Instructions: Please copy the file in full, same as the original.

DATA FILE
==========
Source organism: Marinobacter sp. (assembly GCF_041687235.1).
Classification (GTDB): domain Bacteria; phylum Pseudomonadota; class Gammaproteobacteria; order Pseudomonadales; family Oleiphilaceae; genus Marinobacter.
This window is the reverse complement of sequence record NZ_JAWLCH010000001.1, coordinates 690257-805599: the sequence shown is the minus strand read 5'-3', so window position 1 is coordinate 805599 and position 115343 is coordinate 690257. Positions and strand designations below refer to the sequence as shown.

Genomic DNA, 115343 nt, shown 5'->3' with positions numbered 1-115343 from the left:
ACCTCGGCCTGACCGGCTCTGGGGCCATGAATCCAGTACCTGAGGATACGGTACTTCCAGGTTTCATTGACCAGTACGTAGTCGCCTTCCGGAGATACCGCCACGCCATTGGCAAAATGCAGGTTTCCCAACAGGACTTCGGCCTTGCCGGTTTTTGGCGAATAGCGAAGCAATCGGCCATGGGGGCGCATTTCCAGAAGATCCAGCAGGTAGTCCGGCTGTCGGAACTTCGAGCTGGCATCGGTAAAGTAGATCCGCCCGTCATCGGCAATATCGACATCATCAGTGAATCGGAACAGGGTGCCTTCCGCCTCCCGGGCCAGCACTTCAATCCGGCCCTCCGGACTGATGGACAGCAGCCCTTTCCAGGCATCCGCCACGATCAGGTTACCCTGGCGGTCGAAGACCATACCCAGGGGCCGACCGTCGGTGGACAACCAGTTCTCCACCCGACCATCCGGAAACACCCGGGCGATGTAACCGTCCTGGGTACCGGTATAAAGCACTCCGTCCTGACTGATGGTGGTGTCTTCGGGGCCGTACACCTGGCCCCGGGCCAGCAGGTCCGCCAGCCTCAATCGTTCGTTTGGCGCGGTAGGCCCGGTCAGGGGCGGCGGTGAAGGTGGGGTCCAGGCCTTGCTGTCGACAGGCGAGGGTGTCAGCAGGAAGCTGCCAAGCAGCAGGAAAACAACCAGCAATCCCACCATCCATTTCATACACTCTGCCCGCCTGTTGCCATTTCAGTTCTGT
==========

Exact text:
Source organism: Marinobacter sp. (assembly GCF_041687235.1).
Classification (GTDB): domain Bacteria; phylum Pseudomonadota; class Gammaproteobacteria; order Pseudomonadales; family Oleiphilaceae; genus Marinobacter.
This window is the reverse complement of sequence record NZ_JAWLCH010000001.1, coordinates 690257-805599: the sequence shown is the minus strand read 5'-3', so window position 1 is coordinate 805599 and position 115343 is coordinate 690257. Positions and strand designations below refer to the sequence as shown.

Genomic DNA, 115343 nt, shown 5'->3' with positions numbered 1-115343 from the left:
ACCTCGGCCTGACCGGCTCTGGGGCCATGAATCCAGTACCTGAGGATACGGTACTTCCAGGTTTCATTGACCAGTACGTAGTCGCCTTCCGGAGATACCGCCACGCCATTGGCAAAATGCAGGTTTCCCAACAGGACTTCGGCCTTGCCGGTTTTTGGCGAATAGCGAAGCAATCGGCCATGGGGGCGCATTTCCAGAAGATCCAGCAGGTAGTCCGGCTGTCGGAACTTCGAGCTGGCATCGGTAAAGTAGATCCGCCCGTCATCGGCAATATCGACATCATCAGTGAATCGGAACAGGGTGCCTTCCGCCTCCCGGGCCAGCACTTCAATCCGGCCCTCCGGACTGATGGACAGCAGCCCTTTCCAGGCATCCGCCACGATCAGGTTACCCTGGCGGTCGAAGACCATACCCAGGGGCCGACCGTCGGTGGACAACCAGTTCTCCACCCGACCATCCGGAAACACCCGGGCGATGTAACCGTCCTGGGTACCGGTATAAAGCACTCCGTCCTGACTGATGGTGGTGTCTTCGGGGCCGTACACCTGGCCCCGGGCCAGCAGGTCCGCCAGCCTCAATCGTTCGTTTGGCGCGGTAGGCCCGGTCAGGGGCGGCGGTGAAGGTGGGGTCCAGGCCTTGCTGTCGACAGGCGAGGGTGTCAGCAGGAAGCTGCCAAGCAGCAGGAAAACAACCAGCAATCCCACCATCCATTTCATACACTCTGCCCGCCTGTTGCCATTTCAGTTCTGT